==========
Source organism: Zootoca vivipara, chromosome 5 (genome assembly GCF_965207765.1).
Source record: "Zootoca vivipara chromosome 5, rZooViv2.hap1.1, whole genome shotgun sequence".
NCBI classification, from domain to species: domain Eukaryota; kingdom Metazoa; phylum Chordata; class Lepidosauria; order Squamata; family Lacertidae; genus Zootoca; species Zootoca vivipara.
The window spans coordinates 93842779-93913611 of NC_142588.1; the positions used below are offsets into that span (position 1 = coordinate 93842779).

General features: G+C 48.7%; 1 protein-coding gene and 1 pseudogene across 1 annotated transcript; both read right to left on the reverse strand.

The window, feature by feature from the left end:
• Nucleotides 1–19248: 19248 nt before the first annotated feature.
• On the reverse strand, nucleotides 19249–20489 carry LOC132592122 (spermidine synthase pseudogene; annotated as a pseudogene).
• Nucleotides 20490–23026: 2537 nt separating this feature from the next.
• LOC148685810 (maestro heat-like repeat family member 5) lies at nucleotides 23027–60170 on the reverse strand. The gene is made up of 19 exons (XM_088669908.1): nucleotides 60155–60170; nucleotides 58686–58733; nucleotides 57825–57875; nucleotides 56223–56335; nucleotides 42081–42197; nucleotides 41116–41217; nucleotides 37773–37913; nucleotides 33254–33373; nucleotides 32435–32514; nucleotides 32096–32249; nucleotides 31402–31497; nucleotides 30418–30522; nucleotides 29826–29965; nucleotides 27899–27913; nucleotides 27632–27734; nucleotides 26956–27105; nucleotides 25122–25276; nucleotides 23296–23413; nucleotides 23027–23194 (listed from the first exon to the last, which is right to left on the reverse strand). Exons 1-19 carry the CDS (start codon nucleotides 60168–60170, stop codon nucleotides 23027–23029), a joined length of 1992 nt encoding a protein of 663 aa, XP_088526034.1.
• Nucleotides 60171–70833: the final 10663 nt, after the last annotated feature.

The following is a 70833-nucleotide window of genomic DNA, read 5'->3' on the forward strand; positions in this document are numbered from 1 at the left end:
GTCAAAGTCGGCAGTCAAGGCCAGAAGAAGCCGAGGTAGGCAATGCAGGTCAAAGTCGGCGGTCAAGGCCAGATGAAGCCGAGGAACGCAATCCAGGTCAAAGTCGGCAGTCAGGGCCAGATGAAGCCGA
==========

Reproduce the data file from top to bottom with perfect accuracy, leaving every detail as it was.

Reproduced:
Source organism: Zootoca vivipara, chromosome 5 (genome assembly GCF_965207765.1).
Source record: "Zootoca vivipara chromosome 5, rZooViv2.hap1.1, whole genome shotgun sequence".
NCBI classification, from domain to species: domain Eukaryota; kingdom Metazoa; phylum Chordata; class Lepidosauria; order Squamata; family Lacertidae; genus Zootoca; species Zootoca vivipara.
The window spans coordinates 93842779-93913611 of NC_142588.1; the positions used below are offsets into that span (position 1 = coordinate 93842779).

General features: G+C 48.7%; 1 protein-coding gene and 1 pseudogene across 1 annotated transcript; both read right to left on the reverse strand.

The window, feature by feature from the left end:
• Nucleotides 1–19248: 19248 nt before the first annotated feature.
• On the reverse strand, nucleotides 19249–20489 carry LOC132592122 (spermidine synthase pseudogene; annotated as a pseudogene).
• Nucleotides 20490–23026: 2537 nt separating this feature from the next.
• LOC148685810 (maestro heat-like repeat family member 5) lies at nucleotides 23027–60170 on the reverse strand. The gene is made up of 19 exons (XM_088669908.1): nucleotides 60155–60170; nucleotides 58686–58733; nucleotides 57825–57875; nucleotides 56223–56335; nucleotides 42081–42197; nucleotides 41116–41217; nucleotides 37773–37913; nucleotides 33254–33373; nucleotides 32435–32514; nucleotides 32096–32249; nucleotides 31402–31497; nucleotides 30418–30522; nucleotides 29826–29965; nucleotides 27899–27913; nucleotides 27632–27734; nucleotides 26956–27105; nucleotides 25122–25276; nucleotides 23296–23413; nucleotides 23027–23194 (listed from the first exon to the last, which is right to left on the reverse strand). Exons 1-19 carry the CDS (start codon nucleotides 60168–60170, stop codon nucleotides 23027–23029), a joined length of 1992 nt encoding a protein of 663 aa, XP_088526034.1.
• Nucleotides 60171–70833: the final 10663 nt, after the last annotated feature.

The following is a 70833-nucleotide window of genomic DNA, read 5'->3' on the forward strand; positions in this document are numbered from 1 at the left end:
GTCAAAGTCGGCAGTCAAGGCCAGAAGAAGCCGAGGTAGGCAATGCAGGTCAAAGTCGGCGGTCAAGGCCAGATGAAGCCGAGGAACGCAATCCAGGTCAAAGTCGGCAGTCAGGGCCAGATGAAGCCGA